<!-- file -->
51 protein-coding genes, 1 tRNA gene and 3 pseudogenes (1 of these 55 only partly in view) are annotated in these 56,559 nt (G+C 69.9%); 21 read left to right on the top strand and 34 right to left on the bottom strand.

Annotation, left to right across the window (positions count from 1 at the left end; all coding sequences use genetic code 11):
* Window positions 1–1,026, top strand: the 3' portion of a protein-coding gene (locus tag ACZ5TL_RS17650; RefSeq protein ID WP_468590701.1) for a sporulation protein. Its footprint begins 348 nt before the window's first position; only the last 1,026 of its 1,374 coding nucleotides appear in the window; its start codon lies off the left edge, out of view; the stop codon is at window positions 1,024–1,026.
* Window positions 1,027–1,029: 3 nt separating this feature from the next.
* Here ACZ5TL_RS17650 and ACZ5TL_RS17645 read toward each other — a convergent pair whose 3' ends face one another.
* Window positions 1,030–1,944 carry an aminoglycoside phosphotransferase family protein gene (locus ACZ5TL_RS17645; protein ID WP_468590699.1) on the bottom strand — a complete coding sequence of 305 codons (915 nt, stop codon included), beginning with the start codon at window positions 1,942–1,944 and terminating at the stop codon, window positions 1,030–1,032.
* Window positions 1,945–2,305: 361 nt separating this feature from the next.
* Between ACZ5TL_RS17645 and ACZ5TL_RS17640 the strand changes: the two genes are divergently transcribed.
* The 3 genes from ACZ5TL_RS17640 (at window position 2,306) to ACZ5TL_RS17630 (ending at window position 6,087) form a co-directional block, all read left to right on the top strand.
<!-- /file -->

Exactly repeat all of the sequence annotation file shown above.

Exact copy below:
51 protein-coding genes, 1 tRNA gene and 3 pseudogenes (1 of these 55 only partly in view) are annotated in these 56,559 nt (G+C 69.9%); 21 read left to right on the top strand and 34 right to left on the bottom strand.

Annotation, left to right across the window (positions count from 1 at the left end; all coding sequences use genetic code 11):
* Window positions 1–1,026, top strand: the 3' portion of a protein-coding gene (locus tag ACZ5TL_RS17650; RefSeq protein ID WP_468590701.1) for a sporulation protein. Its footprint begins 348 nt before the window's first position; only the last 1,026 of its 1,374 coding nucleotides appear in the window; its start codon lies off the left edge, out of view; the stop codon is at window positions 1,024–1,026.
* Window positions 1,027–1,029: 3 nt separating this feature from the next.
* Here ACZ5TL_RS17650 and ACZ5TL_RS17645 read toward each other — a convergent pair whose 3' ends face one another.
* Window positions 1,030–1,944 carry an aminoglycoside phosphotransferase family protein gene (locus ACZ5TL_RS17645; protein ID WP_468590699.1) on the bottom strand — a complete coding sequence of 305 codons (915 nt, stop codon included), beginning with the start codon at window positions 1,942–1,944 and terminating at the stop codon, window positions 1,030–1,032.
* Window positions 1,945–2,305: 361 nt separating this feature from the next.
* Between ACZ5TL_RS17645 and ACZ5TL_RS17640 the strand changes: the two genes are divergently transcribed.
* The 3 genes from ACZ5TL_RS17640 (at window position 2,306) to ACZ5TL_RS17630 (ending at window position 6,087) form a co-directional block, all read left to right on the top strand.